In our registered protocol, the sample size calculation was incorrectly determined (see Appendix 1). We conducted the study using data from all mega-reviewers and a random sample of 1200 reviewers with 1 to 18 conducted reviews per year.

Data analysis

Primary data analysis calculated descriptive characteristics of both samples of reviewers. The secondary data analysis involved conducting a logistic regression to compare the mega peer reviewer characteristics to the control group, treating mega-reviewing as a binary outcome. Given the exploratory nature of this study, the association between peer reviewer characteristics (i.e., sex, country of institution, number of publications in Web of Science, publications in 2018, citations in 2018, total number of citations, h-index, presence of Publons reviewer award) and review characteristics (i.e., number of words per review) (independent variables) were compared in the two groups of reviewers (mega-reviewers and control group of reviews) within the regression model. Prior to conducting regression analyses, preliminary tests were performed to determine the appropriateness of analyses based on any violations of regression assumptions. Tests of multicollinearity were conducted, and independent variable tolerance values were reviewed. Four variables did not reach the recommended cut-off values for collinearity statistics [15], suggesting that variables were highly correlated with one another [tolerance values less than 0.1 for publications based on Publons (0.04), publications based on Web of Science (0.04), citations in 2018 (0.06), total citations (0.06). Distribution of variables was tested through inspection of the normal probability plots of the residuals and independence of residuals on the basis of the standardised residual and scatter plot inspections. The variables included in analyses were not normally distributed. As such, Mann-Whitney u tests for continuous data and chi-square analyses for categorical data were used. Analyses were conducted using SPSS version 27.0, and statistical tests were two sided with a significance value of P < .05.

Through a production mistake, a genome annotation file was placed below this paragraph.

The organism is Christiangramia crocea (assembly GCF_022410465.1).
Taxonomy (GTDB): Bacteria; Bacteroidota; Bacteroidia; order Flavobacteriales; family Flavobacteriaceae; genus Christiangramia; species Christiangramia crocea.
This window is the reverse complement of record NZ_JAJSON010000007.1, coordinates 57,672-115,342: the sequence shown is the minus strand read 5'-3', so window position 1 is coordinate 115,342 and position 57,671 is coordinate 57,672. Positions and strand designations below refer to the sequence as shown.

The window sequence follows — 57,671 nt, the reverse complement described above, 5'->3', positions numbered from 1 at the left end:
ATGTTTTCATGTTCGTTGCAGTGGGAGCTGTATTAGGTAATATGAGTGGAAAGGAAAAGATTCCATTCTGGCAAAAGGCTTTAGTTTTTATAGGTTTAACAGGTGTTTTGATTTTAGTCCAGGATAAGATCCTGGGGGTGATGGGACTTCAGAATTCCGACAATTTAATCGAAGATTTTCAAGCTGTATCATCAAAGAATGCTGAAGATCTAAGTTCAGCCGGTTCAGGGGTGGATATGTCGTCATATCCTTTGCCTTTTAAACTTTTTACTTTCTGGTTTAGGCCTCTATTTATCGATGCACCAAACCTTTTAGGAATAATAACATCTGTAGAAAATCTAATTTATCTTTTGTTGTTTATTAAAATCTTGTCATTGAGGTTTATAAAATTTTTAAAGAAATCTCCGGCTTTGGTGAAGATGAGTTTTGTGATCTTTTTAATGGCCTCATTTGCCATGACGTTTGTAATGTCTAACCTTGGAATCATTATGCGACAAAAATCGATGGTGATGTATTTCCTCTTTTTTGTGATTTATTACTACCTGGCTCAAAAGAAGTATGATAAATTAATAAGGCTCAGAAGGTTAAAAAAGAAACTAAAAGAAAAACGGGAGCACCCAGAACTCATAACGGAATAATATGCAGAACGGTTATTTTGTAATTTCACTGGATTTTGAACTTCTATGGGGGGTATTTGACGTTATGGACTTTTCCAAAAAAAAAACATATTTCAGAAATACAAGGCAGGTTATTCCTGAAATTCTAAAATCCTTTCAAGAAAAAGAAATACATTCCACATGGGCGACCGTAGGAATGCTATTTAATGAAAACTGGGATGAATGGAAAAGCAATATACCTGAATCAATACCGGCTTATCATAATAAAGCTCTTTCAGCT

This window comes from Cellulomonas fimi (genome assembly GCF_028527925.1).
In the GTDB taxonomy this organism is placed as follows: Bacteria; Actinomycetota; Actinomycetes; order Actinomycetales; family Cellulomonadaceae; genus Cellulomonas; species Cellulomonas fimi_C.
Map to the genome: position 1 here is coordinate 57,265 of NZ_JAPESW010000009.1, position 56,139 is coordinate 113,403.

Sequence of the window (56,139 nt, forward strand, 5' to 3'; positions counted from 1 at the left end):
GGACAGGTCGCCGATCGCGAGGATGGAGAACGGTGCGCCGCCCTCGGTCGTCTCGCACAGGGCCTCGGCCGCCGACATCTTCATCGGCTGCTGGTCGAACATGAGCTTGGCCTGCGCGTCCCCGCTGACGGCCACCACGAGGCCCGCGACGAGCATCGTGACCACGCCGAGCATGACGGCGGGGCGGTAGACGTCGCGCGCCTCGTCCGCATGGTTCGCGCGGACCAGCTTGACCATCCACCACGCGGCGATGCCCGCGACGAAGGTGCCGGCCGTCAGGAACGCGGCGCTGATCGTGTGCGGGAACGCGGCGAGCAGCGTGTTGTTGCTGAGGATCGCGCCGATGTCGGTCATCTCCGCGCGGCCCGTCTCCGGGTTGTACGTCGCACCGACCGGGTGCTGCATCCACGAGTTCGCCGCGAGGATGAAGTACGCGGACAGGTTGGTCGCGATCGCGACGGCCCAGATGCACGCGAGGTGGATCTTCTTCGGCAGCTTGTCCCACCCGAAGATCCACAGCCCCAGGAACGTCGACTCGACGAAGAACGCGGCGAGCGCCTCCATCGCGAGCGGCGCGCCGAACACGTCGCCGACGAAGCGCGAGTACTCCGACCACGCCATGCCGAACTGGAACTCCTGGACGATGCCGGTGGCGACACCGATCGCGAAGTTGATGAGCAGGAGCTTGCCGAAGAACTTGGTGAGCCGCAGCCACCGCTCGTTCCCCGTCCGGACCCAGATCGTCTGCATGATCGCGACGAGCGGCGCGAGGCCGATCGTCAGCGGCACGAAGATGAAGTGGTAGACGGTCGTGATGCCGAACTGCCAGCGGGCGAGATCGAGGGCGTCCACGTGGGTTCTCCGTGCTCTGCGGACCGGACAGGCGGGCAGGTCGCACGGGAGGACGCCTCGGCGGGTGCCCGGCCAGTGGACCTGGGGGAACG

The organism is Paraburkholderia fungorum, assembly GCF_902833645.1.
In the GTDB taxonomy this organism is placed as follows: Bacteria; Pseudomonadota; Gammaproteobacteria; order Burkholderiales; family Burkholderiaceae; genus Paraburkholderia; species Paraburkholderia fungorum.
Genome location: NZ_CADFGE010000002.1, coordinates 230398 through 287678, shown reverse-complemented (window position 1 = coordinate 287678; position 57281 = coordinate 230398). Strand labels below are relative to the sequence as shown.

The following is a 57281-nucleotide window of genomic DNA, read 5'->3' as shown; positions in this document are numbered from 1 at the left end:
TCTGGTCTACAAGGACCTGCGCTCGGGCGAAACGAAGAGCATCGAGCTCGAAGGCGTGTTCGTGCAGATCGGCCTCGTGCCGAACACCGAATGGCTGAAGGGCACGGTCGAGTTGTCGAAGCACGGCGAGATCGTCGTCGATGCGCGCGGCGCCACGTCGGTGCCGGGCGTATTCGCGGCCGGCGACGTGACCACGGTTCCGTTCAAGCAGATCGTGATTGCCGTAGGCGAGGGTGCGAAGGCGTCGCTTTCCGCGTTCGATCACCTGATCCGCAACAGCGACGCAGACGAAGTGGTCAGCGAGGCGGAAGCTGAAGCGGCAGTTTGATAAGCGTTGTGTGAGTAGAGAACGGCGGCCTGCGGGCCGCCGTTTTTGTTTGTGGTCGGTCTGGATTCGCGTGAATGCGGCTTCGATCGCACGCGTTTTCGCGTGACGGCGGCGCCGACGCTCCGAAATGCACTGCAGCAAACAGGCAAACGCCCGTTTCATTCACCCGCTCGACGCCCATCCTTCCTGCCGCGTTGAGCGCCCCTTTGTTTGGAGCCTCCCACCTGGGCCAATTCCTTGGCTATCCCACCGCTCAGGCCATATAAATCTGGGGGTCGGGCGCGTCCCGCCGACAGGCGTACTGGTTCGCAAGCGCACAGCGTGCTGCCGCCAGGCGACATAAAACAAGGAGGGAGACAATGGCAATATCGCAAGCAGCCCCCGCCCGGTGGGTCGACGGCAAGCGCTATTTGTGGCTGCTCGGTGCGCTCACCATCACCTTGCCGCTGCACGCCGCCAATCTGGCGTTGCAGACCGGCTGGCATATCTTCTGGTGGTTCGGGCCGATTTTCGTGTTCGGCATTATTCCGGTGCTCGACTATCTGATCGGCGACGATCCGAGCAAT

Results

Deviations from protocol

Conducting a survey with mega reviewers and control reviewers to better understand what drives peer reviewing behaviour was a planned part of the current project. This survey has not yet been conducted due to reduced availability of the first author. The average word count of reviewers at the same institutions as the mega reviewers and control reviewers was removed from the included variables as this variable is a characteristic of the institution rather than the individual reviewers.

Demographic characteristics